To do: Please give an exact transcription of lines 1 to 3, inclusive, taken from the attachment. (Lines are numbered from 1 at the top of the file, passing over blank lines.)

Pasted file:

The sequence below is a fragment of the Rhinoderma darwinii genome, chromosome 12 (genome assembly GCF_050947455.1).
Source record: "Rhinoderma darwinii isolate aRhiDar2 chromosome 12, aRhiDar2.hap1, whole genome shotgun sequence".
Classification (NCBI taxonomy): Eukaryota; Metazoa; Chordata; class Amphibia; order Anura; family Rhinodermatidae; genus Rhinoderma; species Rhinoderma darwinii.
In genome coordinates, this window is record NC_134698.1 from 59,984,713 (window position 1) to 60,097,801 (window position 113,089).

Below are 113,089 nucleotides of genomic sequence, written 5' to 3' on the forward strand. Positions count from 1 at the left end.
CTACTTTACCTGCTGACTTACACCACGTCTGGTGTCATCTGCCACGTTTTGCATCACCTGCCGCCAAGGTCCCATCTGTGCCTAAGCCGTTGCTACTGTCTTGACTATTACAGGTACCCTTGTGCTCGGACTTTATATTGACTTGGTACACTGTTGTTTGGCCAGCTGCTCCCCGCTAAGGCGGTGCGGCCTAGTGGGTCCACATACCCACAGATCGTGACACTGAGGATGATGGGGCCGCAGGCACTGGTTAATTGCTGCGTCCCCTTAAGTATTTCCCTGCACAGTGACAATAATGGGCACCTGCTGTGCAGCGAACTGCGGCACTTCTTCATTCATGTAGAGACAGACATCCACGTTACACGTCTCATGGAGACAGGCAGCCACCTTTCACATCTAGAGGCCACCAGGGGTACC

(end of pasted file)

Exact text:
The sequence below is a fragment of the Rhinoderma darwinii genome, chromosome 12 (genome assembly GCF_050947455.1).
Source record: "Rhinoderma darwinii isolate aRhiDar2 chromosome 12, aRhiDar2.hap1, whole genome shotgun sequence".
Classification (NCBI taxonomy): Eukaryota; Metazoa; Chordata; class Amphibia; order Anura; family Rhinodermatidae; genus Rhinoderma; species Rhinoderma darwinii.